Editor’s Note: This is an excerpt from Congressman Antonio Delgado’s Sunday, Jan. 19, address at the Schenectady County Human Rights Commission’s MLK Day commemoration. Delgado represents the 19th District, which includes Otsego County.
Dr. King has long been my North Star. The power of the man spoke to me even before I fully grasped the magnitude of his legacy. And to stand here today, provided with the opportunity to honor his life – having myself become the first African American to represent Upstate New York in Congress – is incredibly humbling. For I know that without him, there is no me.
But to be clear, I’m not here to talk too much about the past and how it brought us all here today. I’d rather speak about the present, or even better, what Dr. King once called the “fierce urgency of now.”
You see, Dr. King long warned us about the moment we find ourselves in now. Indeed, he gave his last warning nearly 52 years ago, on April 3, 1968 – the day before he was assassinated. At the time, he was delivering what would become his final speech, “I’ve Been to the Mountaintop,” at Mason Temple Church in Memphis Tennessee. He was in Tennessee to support the sanitation workers strike for job safety, better wages and benefits, and union recognition. Importantly, by that time, Dr. King had made a critical shift in his strategy to achieve justice and freedom for all. Rather than focus just on the legal and political obstacles for black Americans, he took on broader issues like poverty, unemployment, education and economic disenfranchisement for all of the nation’s poor – black, white and brown. And it was in the midst of promoting his Poor People’s Campaign that Dr. King was summoned to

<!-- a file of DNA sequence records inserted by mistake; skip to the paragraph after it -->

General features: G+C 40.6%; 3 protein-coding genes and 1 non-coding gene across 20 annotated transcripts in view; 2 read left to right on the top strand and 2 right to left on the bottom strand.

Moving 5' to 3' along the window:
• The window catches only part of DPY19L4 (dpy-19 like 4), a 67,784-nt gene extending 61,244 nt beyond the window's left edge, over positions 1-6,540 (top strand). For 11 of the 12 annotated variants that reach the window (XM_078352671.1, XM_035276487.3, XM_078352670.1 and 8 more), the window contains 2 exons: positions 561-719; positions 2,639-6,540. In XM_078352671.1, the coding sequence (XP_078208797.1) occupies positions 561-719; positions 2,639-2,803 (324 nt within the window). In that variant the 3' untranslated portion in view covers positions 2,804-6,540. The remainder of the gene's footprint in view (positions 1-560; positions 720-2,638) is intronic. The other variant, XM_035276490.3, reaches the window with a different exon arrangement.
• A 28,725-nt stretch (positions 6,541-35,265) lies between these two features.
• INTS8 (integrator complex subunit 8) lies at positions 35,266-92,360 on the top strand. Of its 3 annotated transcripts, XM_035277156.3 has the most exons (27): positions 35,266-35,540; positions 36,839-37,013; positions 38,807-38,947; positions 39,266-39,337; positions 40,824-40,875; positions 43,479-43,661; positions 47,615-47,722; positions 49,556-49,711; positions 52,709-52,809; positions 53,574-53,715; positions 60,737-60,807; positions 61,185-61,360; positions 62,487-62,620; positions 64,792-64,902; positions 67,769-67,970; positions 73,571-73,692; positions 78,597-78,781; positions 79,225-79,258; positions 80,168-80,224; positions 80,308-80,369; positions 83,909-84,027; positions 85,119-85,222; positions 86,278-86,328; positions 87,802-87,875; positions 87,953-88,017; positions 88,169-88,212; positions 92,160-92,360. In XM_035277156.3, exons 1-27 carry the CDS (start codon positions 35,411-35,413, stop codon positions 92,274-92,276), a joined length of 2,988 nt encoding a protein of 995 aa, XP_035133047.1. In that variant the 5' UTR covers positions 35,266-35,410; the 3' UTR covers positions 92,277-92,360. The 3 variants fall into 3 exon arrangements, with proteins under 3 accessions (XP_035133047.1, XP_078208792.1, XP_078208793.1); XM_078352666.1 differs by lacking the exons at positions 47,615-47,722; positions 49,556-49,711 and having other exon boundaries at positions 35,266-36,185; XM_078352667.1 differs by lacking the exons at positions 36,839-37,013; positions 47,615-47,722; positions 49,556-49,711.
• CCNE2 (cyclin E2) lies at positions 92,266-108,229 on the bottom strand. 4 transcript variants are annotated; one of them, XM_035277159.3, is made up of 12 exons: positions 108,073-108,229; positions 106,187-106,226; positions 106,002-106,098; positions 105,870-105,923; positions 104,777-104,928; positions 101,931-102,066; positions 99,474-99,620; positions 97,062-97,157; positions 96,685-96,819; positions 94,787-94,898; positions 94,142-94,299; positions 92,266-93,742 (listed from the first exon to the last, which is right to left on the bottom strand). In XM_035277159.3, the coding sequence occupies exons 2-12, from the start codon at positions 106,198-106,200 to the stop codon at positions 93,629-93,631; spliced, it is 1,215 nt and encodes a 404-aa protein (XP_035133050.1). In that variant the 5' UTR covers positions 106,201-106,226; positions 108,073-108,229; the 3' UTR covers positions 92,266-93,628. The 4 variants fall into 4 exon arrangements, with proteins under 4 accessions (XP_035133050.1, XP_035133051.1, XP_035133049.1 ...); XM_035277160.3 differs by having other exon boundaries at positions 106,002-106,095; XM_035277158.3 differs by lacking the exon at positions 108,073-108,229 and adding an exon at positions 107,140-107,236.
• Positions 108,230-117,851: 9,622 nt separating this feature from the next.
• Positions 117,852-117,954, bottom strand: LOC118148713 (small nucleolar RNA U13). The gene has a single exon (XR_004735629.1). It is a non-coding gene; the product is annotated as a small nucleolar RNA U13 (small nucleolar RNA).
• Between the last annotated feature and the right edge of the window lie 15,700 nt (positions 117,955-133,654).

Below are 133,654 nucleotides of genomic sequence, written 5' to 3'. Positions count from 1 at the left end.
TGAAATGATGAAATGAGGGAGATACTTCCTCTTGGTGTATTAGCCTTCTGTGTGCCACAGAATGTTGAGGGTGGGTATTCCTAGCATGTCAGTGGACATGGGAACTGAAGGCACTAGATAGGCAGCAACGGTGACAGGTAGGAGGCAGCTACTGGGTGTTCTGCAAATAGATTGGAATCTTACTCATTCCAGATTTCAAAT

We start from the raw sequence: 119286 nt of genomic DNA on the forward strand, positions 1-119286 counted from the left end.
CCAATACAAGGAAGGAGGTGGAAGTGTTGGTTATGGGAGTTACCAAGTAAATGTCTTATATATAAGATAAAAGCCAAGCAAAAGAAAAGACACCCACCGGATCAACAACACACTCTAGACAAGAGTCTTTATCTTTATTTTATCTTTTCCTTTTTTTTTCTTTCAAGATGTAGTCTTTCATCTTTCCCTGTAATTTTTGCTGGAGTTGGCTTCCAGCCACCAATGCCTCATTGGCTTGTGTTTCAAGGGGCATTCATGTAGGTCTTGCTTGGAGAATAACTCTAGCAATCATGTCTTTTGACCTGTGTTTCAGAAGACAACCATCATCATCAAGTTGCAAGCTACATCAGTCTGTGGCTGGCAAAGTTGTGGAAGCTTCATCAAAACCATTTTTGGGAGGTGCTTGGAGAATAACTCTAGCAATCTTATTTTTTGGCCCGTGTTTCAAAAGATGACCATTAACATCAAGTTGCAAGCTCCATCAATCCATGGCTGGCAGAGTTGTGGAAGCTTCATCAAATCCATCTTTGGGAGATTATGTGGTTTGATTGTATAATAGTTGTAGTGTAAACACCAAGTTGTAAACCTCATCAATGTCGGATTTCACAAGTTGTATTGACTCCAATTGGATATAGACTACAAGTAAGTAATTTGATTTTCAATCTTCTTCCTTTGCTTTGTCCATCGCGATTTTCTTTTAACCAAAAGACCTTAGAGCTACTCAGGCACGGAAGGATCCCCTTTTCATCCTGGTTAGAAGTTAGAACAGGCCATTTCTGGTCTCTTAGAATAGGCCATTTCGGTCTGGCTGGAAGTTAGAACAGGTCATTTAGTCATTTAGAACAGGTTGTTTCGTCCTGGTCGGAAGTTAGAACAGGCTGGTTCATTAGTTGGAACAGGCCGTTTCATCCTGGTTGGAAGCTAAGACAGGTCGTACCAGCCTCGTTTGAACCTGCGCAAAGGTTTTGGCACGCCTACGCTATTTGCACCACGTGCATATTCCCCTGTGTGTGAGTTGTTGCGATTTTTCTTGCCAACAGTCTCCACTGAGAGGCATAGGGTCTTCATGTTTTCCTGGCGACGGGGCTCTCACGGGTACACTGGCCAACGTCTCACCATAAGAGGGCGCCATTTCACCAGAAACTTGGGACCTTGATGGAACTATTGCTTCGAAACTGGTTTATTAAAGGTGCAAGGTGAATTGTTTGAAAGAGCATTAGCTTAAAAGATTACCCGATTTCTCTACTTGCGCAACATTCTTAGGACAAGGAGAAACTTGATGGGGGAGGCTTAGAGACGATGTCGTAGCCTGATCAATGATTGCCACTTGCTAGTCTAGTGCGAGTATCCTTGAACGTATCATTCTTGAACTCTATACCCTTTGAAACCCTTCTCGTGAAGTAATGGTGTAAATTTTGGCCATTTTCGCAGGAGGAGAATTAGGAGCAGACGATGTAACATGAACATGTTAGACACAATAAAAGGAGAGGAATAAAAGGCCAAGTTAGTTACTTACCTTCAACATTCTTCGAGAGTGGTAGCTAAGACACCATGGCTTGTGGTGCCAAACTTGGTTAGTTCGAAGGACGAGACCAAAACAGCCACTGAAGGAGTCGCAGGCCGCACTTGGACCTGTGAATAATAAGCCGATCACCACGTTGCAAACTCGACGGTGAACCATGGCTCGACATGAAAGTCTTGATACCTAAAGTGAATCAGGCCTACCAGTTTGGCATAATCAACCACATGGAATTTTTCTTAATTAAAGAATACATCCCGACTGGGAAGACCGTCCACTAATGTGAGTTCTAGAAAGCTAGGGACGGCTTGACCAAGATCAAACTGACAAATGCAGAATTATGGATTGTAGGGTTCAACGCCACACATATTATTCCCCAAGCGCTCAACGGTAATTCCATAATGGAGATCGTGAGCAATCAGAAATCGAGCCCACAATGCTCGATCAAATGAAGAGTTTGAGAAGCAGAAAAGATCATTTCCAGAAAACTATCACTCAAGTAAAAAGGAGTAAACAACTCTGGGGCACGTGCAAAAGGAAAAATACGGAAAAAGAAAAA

Memphis to lend his voice to the sanitation workers’ strike.
In his speech that night, Dr. King said the following. “The contemporary tendency in our society is to base our distribution on scarcity, which has vanished, and to compress our abundance into the overfed mouths of the middle and upper classes until they gag with superfluity.” He continued, “If democracy is to have breadth of meaning, it is necessary to adjust this inequity. It is not only moral, but it is also intelligent.”
Now the way I read this, what Dr. King is saying is that as inequity grows in a democratic society, so too does the illegitimacy of that society’s democracy. And after a while, the inequity can be so extreme, that the people stop believing in democracy all together – which, is a very dangerous place to be. Why, you might ask? Well, at that point, only certain voices need matter, and only select groups need abide by the rule of law, or warrant protection under the law. And what you end up with is a society where might makes right and where greed triumphs over fairness. It’s a scary situation, and its one we are not too far removed from today.
We’ve stopped believing in democracy, and it’s not without good reason. Let me explain. When I was growing up, America was number one in the world in upward mobility. Now, we are dead last in the western world. As a young kid I had a better than 50/50 chance to end up better off than my parents. Now, more and more of our young people are worse off than their parents. Tragically, as more and more wealth has been generated in our economy, economic inequality has only worsened. Consider the fact that while the economy has doubled in size over the last 40 to 50 years, and worker productivity has increased, wages have remained stagnant over that same period of time. The wealth remains concentrated at the top. Indeed, the top .1 percent owns one-fifth of all the wealth, and the top 1 percent owns 29 percent, which is more than the combined wealth of the entire middle class. Meanwhile, the bottom half of all households own just 1.3 percent of total household wealth, two-thirds of Americans are living pay check to pay check, and half the country couldn’t survive a $500 medical emergency bill without going into debt.